Natural resources surrounded by terror: What is behind the attacks in northern Mozambique?

Survivors who lost relatives and houses rest outside following the June 5 attack in the village of Naunde, Macomia District, Cabo Delgado province, Mozambique. Photo: Borges Nhamire. Used with permission.

When the Australian company Triton Minerals announced in late 2014 that it had found the world’s largest known graphite deposits in northern Mozambique, the news came as a relief as the country struggles to restructure its external debt. Graphite, a key component in the development of lithium-ion batteries used for electric and hybrid vehicles, has been highly sought after around the world in recent years.

The 115.9 million tonnes of graphite add to the impressive mineral reserves of Mozambique's Cabo Delgado province including 40 percent of the world’s known ruby reserves, discovered in 2009, and gas and oil that, according to government projections, will make the country the third largest exporter of natural gas in the world after Qatar and Australia from 2022.

However, the promise of wealth could be threatened by episodes of extreme violence by armed groups whose motives still remain unclear to local authorities.

The violence started in October 2017 when a group of 30 masked men launched attacks over three days against police posts in Mocímboa da Praia, a city of around 30,000 residents located 100 kilometers south of the border with the United Republic of Tanzania. According to the police, the attack left 16 dead, including 14 from the armed group and two police officers.

This was the first episode in a series of similar attacks suffered in the region over the following months. Since then, 27 attacks have been recorded in the province, leaving at least 95 dead, among officials and civilians, according to research undertaken by local news outlet Zitamar News. Another list of attacks compiled by English-language Wikipedia users using local media reports recorded 103 deaths up to the present.

According to the Zitamar research, 16 of these attacks took place between May and June of 2018 alone in which 650 houses were burned and 62 people killed. While earlier attacks focused on public institutions and commercial establishments, in the last two months there have been mass decapitations using machetes.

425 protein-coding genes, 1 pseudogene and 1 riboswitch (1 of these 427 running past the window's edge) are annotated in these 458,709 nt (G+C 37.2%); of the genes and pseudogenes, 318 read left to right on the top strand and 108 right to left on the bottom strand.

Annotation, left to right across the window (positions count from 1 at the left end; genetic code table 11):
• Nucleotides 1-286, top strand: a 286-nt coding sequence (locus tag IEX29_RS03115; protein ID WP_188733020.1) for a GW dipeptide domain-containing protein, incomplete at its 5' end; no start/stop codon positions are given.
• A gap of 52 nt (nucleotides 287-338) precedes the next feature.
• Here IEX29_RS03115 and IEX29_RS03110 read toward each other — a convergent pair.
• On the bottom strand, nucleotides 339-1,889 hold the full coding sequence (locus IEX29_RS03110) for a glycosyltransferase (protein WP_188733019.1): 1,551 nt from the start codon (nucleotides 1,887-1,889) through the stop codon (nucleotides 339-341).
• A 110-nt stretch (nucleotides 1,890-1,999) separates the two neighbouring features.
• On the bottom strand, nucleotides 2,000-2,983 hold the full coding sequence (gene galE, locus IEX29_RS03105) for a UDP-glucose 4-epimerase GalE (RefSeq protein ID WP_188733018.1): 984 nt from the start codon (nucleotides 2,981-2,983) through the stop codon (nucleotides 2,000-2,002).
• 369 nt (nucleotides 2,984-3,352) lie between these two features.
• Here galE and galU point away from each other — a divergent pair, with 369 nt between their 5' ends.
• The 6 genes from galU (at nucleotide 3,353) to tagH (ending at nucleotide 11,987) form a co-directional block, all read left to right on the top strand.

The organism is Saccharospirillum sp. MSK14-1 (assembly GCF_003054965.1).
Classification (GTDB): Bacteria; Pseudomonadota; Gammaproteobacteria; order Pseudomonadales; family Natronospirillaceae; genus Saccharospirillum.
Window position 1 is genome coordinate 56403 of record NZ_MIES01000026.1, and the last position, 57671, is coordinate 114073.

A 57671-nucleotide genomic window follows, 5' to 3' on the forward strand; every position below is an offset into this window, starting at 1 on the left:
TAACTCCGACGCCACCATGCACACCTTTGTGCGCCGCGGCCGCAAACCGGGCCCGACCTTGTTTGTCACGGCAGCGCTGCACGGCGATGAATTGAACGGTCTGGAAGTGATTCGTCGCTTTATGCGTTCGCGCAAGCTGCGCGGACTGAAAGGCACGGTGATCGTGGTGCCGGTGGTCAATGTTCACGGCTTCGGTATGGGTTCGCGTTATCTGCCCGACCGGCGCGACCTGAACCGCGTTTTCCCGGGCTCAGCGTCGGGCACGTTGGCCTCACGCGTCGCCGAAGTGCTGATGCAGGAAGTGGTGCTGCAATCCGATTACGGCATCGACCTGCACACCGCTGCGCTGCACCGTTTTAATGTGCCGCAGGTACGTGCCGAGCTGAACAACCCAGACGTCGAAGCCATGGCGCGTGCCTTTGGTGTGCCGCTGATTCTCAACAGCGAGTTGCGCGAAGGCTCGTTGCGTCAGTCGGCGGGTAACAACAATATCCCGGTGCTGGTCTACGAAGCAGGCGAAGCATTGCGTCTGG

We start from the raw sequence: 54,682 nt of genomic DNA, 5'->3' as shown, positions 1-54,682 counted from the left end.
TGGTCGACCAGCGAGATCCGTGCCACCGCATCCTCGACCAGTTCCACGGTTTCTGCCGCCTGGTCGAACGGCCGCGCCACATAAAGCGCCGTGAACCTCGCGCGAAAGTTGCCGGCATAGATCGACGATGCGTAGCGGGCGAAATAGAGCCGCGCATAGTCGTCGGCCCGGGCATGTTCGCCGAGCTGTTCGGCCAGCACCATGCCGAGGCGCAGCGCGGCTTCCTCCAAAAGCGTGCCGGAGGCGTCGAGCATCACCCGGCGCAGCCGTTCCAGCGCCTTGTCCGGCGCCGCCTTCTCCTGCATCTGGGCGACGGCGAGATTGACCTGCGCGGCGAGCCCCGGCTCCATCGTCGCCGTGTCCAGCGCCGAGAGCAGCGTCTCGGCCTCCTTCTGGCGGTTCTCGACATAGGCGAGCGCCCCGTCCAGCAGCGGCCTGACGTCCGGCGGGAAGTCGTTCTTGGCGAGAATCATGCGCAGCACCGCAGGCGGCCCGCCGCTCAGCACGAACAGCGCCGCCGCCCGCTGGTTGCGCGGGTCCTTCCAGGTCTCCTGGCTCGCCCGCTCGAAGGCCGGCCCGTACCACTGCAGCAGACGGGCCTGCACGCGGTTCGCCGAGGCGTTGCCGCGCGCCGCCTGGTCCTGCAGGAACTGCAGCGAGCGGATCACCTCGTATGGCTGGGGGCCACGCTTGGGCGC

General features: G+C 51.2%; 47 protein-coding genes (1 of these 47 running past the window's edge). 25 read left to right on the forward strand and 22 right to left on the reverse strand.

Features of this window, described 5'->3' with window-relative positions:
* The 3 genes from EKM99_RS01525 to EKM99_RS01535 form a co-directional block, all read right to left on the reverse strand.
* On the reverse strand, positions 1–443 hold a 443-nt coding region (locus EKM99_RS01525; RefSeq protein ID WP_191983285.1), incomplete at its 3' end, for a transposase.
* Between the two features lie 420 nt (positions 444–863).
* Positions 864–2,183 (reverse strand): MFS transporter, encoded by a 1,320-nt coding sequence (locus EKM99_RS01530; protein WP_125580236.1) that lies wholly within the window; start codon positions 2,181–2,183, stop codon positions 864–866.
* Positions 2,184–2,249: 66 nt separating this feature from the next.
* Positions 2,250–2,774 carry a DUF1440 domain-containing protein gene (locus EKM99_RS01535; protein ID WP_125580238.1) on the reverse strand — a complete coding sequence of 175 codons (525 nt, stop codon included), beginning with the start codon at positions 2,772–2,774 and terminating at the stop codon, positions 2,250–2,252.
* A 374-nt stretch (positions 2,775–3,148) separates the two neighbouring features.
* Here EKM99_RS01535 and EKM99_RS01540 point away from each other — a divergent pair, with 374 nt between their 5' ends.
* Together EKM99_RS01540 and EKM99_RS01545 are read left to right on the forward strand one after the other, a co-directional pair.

Zitamar has been gathering data on these attacks since October 2017 and also created an interactive map with the location and details of each incident.

The violence has caused panic among regional residents, forcing many to abandon their houses and take refuge in neighboring cities. The Quirimbas archipelago has received the highest number of internally displaced persons although the exact number is unknown. According to a report by Agência Lusa, the islands of Ibo and Matemo alone reached 1,500 displaced people in the first half of June 2018.

An attack on June 23 took place only five kilometers from one of the natural gas operations. Although the government says that the attacks are not affecting investments in the province, two oil and gas companies announced the suspension of their activities until the situation is normalized.

The attacks in Cabo Delgado province have prompted strong suspicions of faith-based terrorism. Since the first attack in October 2017, the local population has referred to the armed groups as “Al-Shabaab”, although there is no proven link with the Somali extremist Islamic group.

The majority of Mozambique’s population is Christian, with around 18 percent identifying as Muslim who live predominantly in the northern part of the country.

In fact, none of the attacks have been publicly claimed which has further worried the public and the government. It remains inconclusive as to how these attacks are funded, the types of military training used, and the real interests of the attackers.

One study reveals violence may be rooted in promises of fortune

Houses destroyed after an attack on the Naunde village on June 5, Macomia District, Cabo Delgado, Mozambique. Photo by Borges Nhamire. Used with permission.

While local authorities continue to search for motives, a key study published in May 2018 by researchers from the Institute of Social and Economic Studies (IESE) and the Civil Society Support Mechanism Foundation (MASC) provides a few clues. Researchers from the study made three visits to Cabo Delgado between November 2017 and February 2018 and interviewed religious leaders, relatives of youth who had joined the groups, and local authorities, among other relevant actors.